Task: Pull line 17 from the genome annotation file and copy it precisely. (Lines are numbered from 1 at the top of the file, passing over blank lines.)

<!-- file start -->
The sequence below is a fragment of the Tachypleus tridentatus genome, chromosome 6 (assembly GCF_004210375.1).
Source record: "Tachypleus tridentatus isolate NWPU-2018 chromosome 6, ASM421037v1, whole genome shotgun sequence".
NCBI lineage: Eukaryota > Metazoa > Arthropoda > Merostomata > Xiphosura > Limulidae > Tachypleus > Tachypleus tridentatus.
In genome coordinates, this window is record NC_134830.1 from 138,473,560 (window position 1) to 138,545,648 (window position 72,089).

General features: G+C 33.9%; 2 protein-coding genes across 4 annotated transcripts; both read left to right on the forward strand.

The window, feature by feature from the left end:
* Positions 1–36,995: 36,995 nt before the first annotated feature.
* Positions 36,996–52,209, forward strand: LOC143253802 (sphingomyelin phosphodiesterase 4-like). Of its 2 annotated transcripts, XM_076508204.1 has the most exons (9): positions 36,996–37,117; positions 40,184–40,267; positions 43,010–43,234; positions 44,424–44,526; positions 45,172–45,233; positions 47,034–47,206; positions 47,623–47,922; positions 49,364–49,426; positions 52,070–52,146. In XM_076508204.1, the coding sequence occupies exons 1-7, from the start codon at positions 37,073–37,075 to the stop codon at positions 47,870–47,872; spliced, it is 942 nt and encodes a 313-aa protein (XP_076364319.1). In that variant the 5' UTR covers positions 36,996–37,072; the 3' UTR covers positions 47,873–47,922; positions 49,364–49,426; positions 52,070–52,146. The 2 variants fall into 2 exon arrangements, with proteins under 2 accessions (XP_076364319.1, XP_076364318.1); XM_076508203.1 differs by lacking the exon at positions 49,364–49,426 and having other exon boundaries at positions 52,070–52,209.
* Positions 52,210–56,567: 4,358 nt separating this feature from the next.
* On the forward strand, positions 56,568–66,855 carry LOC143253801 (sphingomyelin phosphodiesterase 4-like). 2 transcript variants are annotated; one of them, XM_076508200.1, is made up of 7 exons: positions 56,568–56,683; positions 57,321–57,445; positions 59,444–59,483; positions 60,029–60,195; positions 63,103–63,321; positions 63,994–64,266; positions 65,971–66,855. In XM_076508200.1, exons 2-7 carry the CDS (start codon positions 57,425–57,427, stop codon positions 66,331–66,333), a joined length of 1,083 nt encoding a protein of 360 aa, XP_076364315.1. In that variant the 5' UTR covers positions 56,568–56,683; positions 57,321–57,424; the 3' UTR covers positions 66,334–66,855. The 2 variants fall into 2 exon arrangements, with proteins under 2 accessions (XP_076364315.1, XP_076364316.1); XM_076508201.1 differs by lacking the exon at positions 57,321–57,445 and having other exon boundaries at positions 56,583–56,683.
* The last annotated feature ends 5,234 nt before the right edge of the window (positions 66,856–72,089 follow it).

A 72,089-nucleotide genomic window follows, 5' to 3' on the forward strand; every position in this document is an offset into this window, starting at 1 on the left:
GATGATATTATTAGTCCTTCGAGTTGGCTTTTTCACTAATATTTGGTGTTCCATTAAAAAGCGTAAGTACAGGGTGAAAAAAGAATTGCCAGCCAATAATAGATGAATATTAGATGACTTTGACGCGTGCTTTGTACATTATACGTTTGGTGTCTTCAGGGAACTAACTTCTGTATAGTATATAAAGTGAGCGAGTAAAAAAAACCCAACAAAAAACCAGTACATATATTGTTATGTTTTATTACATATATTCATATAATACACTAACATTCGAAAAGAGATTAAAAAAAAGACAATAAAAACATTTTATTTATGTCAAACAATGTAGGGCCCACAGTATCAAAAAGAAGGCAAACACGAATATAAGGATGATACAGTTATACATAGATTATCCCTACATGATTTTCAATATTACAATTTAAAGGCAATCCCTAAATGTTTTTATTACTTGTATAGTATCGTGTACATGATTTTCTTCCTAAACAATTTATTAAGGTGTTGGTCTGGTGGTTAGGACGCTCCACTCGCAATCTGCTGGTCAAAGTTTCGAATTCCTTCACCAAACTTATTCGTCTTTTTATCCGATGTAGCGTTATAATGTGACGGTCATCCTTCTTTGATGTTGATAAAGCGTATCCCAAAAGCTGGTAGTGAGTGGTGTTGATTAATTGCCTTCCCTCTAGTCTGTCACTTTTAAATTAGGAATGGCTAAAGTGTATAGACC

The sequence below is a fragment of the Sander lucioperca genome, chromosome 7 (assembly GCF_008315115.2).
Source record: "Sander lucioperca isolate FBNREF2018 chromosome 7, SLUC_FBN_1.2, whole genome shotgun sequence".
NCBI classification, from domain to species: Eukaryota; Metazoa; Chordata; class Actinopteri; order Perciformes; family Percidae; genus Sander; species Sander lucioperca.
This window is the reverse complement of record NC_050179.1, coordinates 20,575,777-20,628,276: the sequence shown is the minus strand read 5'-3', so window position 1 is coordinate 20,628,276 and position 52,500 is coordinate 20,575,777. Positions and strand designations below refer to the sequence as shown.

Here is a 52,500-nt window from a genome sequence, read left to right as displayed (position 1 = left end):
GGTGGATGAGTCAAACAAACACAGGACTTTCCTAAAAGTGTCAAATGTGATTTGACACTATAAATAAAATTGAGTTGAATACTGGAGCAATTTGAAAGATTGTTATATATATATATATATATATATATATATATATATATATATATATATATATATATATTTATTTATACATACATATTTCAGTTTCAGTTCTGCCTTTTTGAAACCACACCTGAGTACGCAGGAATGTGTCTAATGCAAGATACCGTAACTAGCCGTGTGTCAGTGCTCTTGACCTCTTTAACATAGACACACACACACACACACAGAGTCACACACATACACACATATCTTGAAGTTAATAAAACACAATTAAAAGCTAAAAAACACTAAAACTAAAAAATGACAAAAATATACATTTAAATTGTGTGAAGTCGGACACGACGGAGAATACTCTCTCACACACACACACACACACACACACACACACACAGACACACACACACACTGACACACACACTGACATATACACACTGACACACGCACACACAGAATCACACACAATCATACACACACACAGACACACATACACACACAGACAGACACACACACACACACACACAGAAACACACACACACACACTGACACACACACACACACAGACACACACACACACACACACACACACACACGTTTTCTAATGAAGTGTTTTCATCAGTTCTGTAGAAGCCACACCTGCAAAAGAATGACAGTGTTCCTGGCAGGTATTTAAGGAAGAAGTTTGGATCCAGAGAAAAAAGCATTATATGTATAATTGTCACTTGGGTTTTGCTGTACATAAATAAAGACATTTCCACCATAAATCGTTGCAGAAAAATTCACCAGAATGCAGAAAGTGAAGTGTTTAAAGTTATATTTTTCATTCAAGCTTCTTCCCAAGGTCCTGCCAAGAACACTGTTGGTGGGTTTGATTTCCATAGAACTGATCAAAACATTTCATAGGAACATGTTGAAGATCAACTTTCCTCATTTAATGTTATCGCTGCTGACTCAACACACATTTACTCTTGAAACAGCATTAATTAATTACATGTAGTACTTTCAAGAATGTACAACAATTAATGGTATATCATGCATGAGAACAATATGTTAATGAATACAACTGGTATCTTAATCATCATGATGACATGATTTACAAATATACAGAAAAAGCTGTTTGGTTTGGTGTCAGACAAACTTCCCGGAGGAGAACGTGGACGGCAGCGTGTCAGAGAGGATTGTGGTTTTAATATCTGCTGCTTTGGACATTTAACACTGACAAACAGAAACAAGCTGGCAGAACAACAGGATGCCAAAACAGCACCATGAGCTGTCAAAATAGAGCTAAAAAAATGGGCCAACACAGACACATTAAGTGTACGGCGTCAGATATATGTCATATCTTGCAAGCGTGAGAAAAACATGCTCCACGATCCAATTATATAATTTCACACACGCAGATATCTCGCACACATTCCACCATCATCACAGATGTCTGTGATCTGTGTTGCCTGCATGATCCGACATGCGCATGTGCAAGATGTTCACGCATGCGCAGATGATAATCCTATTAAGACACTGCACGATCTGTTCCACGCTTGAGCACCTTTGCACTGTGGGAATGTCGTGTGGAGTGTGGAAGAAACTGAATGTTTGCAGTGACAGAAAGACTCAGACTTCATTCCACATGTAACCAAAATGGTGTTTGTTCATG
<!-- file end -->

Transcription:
This window is the reverse complement of record NC_050179.1, coordinates 20,575,777-20,628,276: the sequence shown is the minus strand read 5'-3', so window position 1 is coordinate 20,628,276 and position 52,500 is coordinate 20,575,777. Positions and strand designations below refer to the sequence as shown.